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How small can a installation with apt-get and Xfce/LXDE be?

I tried several tutorials using Debian and Ubuntu, using mini CDs. No matter what I do, I end up with no less then 0.9Gb.

Strikes me the fact that Damn Small Linux and Tiny Core can provide a functional desktop experience with <100Mb. Is there any way to have apt-get and Xfce/LCDE or even Gnome with less then, say, 200Mb?

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Have you looked at Puppy Linux ?
Precise Puppy is ~150Mb in size and you can use apt-get to install packages.
(it is based on the Ubuntu Precise repositories)

Otherwise there's tons of choice nowadays. Look for the ones that are Debian / Ubuntu / Knoppix based, you should be able to use apt-get with them.

As for the size, keep in mind distros like Damn Small Linux and Puppy can get so small only by stripping away as much functionality as they can, focusing on the bare minimum to run the system instead. These are the distros you'll find using using busybox and uClibc to save every byte they can. Feature rich environments like Gnome, KDE and even XFCE in this context push in the exact opposite direction, so you typically won't find them on a mini distribution.

  • Yep, I know about them. Sounds like I won't be able to have a install which is, say, <200Mb if I want a dektop env, right? – Igor Gatis Oct 19 '14 at 0:38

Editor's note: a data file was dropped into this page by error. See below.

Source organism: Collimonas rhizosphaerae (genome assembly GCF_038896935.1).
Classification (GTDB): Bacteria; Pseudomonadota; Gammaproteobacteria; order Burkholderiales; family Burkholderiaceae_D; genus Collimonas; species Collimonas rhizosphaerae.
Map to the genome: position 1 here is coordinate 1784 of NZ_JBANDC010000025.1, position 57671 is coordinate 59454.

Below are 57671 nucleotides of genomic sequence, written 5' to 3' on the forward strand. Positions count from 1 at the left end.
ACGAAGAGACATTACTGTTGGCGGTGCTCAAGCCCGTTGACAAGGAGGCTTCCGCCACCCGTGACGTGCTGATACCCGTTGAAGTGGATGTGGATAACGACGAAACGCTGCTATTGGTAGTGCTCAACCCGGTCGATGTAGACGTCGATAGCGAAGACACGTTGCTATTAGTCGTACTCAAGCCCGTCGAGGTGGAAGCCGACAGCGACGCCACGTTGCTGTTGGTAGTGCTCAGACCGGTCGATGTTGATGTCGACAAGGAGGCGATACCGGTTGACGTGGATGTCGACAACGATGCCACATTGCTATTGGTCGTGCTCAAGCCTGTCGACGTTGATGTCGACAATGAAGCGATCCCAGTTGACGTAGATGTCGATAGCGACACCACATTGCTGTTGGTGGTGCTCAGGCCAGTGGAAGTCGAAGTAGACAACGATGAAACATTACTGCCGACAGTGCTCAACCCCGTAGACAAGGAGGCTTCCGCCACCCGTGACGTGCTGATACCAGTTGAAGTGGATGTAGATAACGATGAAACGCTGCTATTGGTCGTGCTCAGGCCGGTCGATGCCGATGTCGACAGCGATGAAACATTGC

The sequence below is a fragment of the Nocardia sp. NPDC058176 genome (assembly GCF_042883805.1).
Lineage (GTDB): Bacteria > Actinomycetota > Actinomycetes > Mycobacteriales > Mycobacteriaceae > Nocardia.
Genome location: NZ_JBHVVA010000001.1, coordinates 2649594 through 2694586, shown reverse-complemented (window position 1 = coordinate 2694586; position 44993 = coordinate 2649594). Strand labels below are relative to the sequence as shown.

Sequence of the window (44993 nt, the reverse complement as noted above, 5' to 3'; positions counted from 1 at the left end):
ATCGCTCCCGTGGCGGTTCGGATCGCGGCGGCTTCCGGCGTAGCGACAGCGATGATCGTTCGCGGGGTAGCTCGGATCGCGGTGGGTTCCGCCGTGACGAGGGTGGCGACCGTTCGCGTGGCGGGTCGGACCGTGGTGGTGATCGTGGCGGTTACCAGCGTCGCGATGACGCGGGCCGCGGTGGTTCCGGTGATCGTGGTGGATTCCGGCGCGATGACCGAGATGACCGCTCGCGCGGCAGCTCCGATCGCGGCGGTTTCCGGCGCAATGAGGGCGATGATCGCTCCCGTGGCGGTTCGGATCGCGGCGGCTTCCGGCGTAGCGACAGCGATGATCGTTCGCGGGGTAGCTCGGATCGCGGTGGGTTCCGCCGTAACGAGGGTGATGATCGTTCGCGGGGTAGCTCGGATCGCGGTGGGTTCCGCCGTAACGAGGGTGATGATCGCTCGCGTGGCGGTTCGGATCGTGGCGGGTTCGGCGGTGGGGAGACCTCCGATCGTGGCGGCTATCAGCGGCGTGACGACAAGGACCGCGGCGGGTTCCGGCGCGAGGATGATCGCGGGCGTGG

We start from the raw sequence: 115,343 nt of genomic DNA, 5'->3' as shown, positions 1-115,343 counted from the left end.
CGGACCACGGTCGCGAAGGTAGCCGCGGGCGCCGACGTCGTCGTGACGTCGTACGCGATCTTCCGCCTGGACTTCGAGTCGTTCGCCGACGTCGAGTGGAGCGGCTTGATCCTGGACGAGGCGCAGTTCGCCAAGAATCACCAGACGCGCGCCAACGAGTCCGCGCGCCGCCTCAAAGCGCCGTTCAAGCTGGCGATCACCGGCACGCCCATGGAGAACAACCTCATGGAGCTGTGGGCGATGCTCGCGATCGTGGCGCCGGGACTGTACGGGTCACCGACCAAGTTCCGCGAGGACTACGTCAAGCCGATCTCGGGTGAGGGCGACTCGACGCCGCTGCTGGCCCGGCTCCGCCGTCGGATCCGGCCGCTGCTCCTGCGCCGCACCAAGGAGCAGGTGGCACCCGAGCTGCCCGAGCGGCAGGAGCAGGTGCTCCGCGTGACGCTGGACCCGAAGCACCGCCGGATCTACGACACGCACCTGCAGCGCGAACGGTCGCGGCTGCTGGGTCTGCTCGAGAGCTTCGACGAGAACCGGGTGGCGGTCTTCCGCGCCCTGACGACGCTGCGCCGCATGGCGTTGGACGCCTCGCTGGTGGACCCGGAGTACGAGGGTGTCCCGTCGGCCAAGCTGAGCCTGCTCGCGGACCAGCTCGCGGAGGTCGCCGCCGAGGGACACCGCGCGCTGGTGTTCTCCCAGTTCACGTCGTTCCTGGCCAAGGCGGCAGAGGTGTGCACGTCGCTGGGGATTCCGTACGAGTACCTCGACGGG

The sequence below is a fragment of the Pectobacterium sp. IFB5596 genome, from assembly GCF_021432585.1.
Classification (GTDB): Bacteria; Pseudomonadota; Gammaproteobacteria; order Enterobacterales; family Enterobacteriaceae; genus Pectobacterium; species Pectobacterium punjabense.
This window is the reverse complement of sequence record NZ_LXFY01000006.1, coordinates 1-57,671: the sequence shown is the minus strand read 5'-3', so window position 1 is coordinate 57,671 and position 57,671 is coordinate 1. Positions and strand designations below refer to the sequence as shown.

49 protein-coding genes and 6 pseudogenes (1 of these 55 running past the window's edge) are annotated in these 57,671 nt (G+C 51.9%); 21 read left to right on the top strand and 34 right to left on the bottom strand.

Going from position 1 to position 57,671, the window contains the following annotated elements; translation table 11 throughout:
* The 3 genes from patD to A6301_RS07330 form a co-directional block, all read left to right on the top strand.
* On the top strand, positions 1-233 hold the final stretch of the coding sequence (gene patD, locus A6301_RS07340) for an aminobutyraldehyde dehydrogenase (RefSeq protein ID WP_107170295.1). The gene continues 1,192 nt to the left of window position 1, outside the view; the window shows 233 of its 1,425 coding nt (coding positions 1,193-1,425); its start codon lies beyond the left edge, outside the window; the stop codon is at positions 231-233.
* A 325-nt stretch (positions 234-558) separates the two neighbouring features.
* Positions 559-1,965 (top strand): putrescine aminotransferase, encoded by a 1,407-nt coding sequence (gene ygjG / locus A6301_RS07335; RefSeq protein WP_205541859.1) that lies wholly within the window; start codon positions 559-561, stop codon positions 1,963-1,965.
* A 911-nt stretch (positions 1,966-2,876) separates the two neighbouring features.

• Yeah, tough i would say but not impossible. iirc lucid puppy came with LXDE and did a very good job with it. – lemonsqueeze Oct 19 '14 at 10:54
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My laptop's running a ~ 1 GB Debian wheezy installation with an XFCE desktop with various plugins, and I haven't even tried to reduce it beyond cherry-picking packages in the packaging system from a minimal install onwards. Some of the obvious places to look are:

  • Do you use languages other than English? If not, use localepurge and similar to hack away at /usr/share/locale which is > 150 MB
  • If you're on 64-bit and you know you won't be needing 32-bit versions of libraries, remove all of those, thereby reducing the size of /lib and /usr/lib
  • Will you be reading package and man documentation locally? If not, e.g. if you can rely on having a web browser at all times, then you might be tempted to remove /usr/share/doc and /usr/share/man
  • Do you know that you won't be changing your hardware? If not, use the inverse of your lsmod output to hack away at /lib/modules/ which could easily be hundreds of MB. Also, obviously, don't keep obsolete kernel versions around after upgrades

Note that I wouldn't really be recommending some or all of these suggestions. They just go to show how easily you can cut down disk usage if you're interested in that sort of thing.

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